Jed volunteers his talents to the Elysian Valley Neighborhood Watch as webmaster and is active in helping promote safety and the voice of the community on all issues.  “I like the group’s autonomy, fast pace nature and the sincere participation of people coming together for the betterment of the neighborhood”, says Jed.  “It’s about neighbors getting to know each other and looking after each other.”

Jed’s eyes light up and a wide smile emerges when asked to share with us the importance of Kristin in his life.  They met through a mutual friend and it was definitely “strong interest at first sight”.  “What I thought she was, is not what she was, she was actually more than that,” says Jed.  Kristin, who is also an Architect, is smart, genuine and laughs a lot.  “She has a great sense of humor”.  I find this attractive and we have transitioned together as a couple.  I’m fortunate to be with someone that is embracing life’s complexities in a similar way as me both professionally and personally.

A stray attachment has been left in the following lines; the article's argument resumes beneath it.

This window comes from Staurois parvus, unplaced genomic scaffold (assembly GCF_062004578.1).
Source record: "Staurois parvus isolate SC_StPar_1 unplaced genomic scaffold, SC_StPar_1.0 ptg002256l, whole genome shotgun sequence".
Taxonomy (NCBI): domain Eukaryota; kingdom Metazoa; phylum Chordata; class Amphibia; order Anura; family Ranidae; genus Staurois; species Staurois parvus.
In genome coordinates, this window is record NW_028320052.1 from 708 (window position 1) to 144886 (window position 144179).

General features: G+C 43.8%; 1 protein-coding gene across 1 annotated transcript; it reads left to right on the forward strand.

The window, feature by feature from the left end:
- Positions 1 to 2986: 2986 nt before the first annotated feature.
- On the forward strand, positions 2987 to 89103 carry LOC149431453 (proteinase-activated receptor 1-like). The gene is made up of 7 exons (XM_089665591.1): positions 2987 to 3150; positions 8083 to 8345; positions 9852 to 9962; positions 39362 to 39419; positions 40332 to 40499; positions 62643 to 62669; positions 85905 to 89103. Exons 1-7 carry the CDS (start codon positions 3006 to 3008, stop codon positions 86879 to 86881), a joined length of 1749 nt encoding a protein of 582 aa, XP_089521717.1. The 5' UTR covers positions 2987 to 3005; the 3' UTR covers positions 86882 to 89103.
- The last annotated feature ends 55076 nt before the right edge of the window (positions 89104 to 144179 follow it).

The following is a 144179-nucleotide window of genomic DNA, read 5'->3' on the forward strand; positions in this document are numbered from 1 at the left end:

Jed hopes that the things he is participating in are seen by his neighbors as not self-serving but for the benefit of the entire community.  “Elysian Valley is a great neighborhood with positive character”.